Class C shares might have an annual distribution fee, other annual expenses, and either a front- or back-end sales load, so be sure to read the prospectus carefully.  It is important to note that the front- or back-end load for Class C shares is usually lower than for Class A or Class B shares. Class C shares typically impose a higher annual distribution fee and higher overall annual expenses than Class A shares, but, unlike Class B shares, will not convert to another class over time. If you are a long-term investor, Class C shares may be more costly than investing in Class A or Class B shares, so consider your likely timing of your need for the funds for college saving plan before deciding to purchase Class C shares.

Author Bio

Today’s guest article is provided by James Garfinkel. He is the founder and CEO of New Amsterdam Life and Director of the not-for-profit Juvenile Life Insurance Foundation.  James Garfinkel has been developing wealth planning advice and financial solutions for individuals and families for almost 30 years.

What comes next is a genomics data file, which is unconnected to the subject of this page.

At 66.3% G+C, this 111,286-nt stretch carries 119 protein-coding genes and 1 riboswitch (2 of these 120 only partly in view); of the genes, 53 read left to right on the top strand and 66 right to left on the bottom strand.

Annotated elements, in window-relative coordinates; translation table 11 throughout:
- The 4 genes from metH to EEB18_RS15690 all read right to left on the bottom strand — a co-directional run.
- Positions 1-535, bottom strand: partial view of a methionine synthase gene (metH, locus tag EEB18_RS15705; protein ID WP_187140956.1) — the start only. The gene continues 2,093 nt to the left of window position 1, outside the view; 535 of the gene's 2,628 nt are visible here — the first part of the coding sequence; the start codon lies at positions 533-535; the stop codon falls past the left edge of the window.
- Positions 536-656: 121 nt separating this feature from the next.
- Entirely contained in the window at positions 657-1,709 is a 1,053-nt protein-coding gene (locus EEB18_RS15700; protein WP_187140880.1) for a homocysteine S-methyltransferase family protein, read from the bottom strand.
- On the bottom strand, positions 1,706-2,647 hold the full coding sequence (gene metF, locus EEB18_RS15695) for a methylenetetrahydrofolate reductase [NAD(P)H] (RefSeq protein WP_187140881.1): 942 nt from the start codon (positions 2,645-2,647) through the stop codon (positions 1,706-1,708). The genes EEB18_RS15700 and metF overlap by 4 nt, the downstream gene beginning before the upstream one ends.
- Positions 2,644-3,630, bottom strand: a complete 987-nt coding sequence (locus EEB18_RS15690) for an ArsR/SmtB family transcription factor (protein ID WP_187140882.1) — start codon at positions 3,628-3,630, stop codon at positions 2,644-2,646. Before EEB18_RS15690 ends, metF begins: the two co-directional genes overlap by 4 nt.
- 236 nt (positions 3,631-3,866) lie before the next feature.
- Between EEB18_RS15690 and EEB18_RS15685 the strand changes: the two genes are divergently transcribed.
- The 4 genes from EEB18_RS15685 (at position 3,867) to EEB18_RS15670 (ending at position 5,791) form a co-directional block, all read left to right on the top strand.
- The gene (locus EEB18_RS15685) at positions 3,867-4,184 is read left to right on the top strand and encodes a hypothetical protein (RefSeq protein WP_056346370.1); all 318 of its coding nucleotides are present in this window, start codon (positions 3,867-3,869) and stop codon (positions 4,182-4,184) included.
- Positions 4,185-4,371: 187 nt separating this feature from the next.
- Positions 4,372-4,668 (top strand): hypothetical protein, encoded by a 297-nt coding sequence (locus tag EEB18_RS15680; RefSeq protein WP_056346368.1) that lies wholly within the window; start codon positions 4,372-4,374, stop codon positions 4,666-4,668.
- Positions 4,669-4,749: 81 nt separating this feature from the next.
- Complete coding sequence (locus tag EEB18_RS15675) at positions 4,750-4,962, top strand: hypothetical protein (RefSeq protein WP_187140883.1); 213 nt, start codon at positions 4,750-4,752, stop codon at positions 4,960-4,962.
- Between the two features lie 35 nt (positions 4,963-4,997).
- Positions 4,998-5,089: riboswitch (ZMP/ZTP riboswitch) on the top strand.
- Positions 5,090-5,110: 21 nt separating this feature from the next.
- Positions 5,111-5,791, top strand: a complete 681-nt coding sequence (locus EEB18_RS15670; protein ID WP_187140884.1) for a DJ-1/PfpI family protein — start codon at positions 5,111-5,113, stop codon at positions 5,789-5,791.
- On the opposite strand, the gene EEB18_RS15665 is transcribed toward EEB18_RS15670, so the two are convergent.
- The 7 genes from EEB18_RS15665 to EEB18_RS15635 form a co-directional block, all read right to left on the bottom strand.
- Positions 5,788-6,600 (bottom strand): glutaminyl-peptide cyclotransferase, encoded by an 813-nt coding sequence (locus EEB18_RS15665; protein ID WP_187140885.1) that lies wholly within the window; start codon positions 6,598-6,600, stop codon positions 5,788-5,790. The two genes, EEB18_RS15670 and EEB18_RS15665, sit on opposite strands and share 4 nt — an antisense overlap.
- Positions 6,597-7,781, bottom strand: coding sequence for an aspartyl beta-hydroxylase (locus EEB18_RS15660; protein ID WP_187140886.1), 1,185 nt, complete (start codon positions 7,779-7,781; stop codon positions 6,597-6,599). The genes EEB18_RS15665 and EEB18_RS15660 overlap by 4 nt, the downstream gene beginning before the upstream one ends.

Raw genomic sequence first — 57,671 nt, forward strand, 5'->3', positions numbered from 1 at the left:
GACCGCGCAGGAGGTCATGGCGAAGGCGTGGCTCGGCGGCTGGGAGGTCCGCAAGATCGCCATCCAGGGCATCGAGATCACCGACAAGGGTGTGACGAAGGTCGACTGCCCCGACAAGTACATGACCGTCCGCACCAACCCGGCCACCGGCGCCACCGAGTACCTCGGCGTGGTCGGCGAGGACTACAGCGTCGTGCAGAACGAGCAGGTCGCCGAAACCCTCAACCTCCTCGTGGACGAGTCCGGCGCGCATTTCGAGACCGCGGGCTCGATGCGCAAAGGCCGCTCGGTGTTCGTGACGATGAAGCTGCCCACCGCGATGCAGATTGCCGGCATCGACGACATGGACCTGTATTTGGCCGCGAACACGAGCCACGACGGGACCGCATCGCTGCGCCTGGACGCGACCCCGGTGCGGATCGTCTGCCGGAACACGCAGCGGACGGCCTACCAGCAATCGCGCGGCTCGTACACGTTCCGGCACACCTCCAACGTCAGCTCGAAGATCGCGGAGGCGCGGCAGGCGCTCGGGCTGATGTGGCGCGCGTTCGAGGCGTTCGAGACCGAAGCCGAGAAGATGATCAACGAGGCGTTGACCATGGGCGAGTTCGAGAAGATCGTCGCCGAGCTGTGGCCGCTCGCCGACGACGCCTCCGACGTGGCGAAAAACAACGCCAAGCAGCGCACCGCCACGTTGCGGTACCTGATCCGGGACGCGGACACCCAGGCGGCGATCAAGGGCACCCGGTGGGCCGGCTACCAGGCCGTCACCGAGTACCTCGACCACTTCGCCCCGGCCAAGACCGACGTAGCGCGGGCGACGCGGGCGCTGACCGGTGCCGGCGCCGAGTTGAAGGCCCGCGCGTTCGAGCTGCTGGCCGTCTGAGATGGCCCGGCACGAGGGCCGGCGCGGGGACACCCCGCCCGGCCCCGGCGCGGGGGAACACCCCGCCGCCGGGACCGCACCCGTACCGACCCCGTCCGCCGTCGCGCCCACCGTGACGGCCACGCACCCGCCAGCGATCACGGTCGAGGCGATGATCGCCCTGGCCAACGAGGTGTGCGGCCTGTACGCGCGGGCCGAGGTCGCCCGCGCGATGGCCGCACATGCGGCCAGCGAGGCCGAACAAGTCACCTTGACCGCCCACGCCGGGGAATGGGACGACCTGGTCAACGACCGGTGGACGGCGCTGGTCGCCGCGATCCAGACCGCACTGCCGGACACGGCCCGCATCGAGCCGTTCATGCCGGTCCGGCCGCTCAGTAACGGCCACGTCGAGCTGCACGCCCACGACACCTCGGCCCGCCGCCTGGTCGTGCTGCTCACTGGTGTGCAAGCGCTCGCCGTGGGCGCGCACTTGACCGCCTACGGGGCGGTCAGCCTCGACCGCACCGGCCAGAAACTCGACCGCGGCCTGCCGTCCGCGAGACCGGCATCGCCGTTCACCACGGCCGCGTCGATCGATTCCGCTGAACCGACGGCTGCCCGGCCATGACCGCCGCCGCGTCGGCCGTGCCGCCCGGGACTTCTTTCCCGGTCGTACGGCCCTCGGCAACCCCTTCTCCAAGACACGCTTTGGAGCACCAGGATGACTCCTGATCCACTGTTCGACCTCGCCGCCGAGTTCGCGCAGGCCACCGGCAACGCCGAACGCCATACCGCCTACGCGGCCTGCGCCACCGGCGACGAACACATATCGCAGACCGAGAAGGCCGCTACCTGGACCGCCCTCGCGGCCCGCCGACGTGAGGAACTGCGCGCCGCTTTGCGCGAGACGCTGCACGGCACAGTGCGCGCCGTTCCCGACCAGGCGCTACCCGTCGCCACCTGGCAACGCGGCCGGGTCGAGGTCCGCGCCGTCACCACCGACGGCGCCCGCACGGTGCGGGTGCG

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Money-Saving Habits To Practice Throughout College


Everybody knows that college can be expensive. Whether you’re at a community college, a top-tier university or anything in between, higher education can create a significant financial burden and loans can accumulate even before graduation. Because of this, students may feel restricted in terms of spending money. You don’t have to let this feeling put a damper on your social life, though. There are plenty of ways to save – and even make money – that all students should take advantage of throughout school. By adopting a few of these small changes in your everyday life, you can put more of your money towards what really matters to you.